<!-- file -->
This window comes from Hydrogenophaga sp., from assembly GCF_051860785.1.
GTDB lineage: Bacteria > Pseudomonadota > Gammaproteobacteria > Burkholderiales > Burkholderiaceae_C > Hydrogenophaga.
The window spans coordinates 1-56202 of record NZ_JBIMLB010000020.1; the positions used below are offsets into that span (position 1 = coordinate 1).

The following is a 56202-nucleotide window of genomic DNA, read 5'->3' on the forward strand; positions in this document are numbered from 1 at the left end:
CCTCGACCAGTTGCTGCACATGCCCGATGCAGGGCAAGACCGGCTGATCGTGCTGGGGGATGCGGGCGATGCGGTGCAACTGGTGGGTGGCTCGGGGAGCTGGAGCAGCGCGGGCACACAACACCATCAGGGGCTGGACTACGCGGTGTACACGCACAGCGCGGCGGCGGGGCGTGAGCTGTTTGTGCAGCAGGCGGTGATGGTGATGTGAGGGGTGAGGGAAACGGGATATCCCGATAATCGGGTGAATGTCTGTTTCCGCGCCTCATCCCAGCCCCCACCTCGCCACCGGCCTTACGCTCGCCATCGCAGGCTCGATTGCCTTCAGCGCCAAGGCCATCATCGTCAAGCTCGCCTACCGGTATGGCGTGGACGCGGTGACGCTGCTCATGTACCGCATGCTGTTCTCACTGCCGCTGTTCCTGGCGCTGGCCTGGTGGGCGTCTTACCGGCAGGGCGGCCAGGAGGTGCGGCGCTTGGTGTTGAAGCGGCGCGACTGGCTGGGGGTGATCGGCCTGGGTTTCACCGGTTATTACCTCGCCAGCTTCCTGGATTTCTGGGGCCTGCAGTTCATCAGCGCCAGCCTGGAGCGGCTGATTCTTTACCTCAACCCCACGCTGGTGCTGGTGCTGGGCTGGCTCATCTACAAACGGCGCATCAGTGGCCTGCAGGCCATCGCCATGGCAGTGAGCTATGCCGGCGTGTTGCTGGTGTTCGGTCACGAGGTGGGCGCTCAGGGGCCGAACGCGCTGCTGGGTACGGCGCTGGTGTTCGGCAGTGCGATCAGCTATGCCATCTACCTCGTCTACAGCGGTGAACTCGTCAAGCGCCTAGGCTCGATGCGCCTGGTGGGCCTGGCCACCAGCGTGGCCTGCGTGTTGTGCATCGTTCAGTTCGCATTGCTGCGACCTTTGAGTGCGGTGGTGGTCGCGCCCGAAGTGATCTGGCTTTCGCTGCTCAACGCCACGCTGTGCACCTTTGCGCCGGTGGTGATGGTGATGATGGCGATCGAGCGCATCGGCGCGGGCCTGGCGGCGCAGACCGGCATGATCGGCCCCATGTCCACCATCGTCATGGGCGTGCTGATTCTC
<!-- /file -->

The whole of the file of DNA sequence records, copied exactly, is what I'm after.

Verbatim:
This window comes from Hydrogenophaga sp., from assembly GCF_051860785.1.
GTDB lineage: Bacteria > Pseudomonadota > Gammaproteobacteria > Burkholderiales > Burkholderiaceae_C > Hydrogenophaga.
The window spans coordinates 1-56202 of record NZ_JBIMLB010000020.1; the positions used below are offsets into that span (position 1 = coordinate 1).

The following is a 56202-nucleotide window of genomic DNA, read 5'->3' on the forward strand; positions in this document are numbered from 1 at the left end:
CCTCGACCAGTTGCTGCACATGCCCGATGCAGGGCAAGACCGGCTGATCGTGCTGGGGGATGCGGGCGATGCGGTGCAACTGGTGGGTGGCTCGGGGAGCTGGAGCAGCGCGGGCACACAACACCATCAGGGGCTGGACTACGCGGTGTACACGCACAGCGCGGCGGCGGGGCGTGAGCTGTTTGTGCAGCAGGCGGTGATGGTGATGTGAGGGGTGAGGGAAACGGGATATCCCGATAATCGGGTGAATGTCTGTTTCCGCGCCTCATCCCAGCCCCCACCTCGCCACCGGCCTTACGCTCGCCATCGCAGGCTCGATTGCCTTCAGCGCCAAGGCCATCATCGTCAAGCTCGCCTACCGGTATGGCGTGGACGCGGTGACGCTGCTCATGTACCGCATGCTGTTCTCACTGCCGCTGTTCCTGGCGCTGGCCTGGTGGGCGTCTTACCGGCAGGGCGGCCAGGAGGTGCGGCGCTTGGTGTTGAAGCGGCGCGACTGGCTGGGGGTGATCGGCCTGGGTTTCACCGGTTATTACCTCGCCAGCTTCCTGGATTTCTGGGGCCTGCAGTTCATCAGCGCCAGCCTGGAGCGGCTGATTCTTTACCTCAACCCCACGCTGGTGCTGGTGCTGGGCTGGCTCATCTACAAACGGCGCATCAGTGGCCTGCAGGCCATCGCCATGGCAGTGAGCTATGCCGGCGTGTTGCTGGTGTTCGGTCACGAGGTGGGCGCTCAGGGGCCGAACGCGCTGCTGGGTACGGCGCTGGTGTTCGGCAGTGCGATCAGCTATGCCATCTACCTCGTCTACAGCGGTGAACTCGTCAAGCGCCTAGGCTCGATGCGCCTGGTGGGCCTGGCCACCAGCGTGGCCTGCGTGTTGTGCATCGTTCAGTTCGCATTGCTGCGACCTTTGAGTGCGGTGGTGGTCGCGCCCGAAGTGATCTGGCTTTCGCTGCTCAACGCCACGCTGTGCACCTTTGCGCCGGTGGTGATGGTGATGATGGCGATCGAGCGCATCGGCGCGGGCCTGGCGGCGCAGACCGGCATGATCGGCCCCATGTCCACCATCGTCATGGGCGTGCTGATTCTC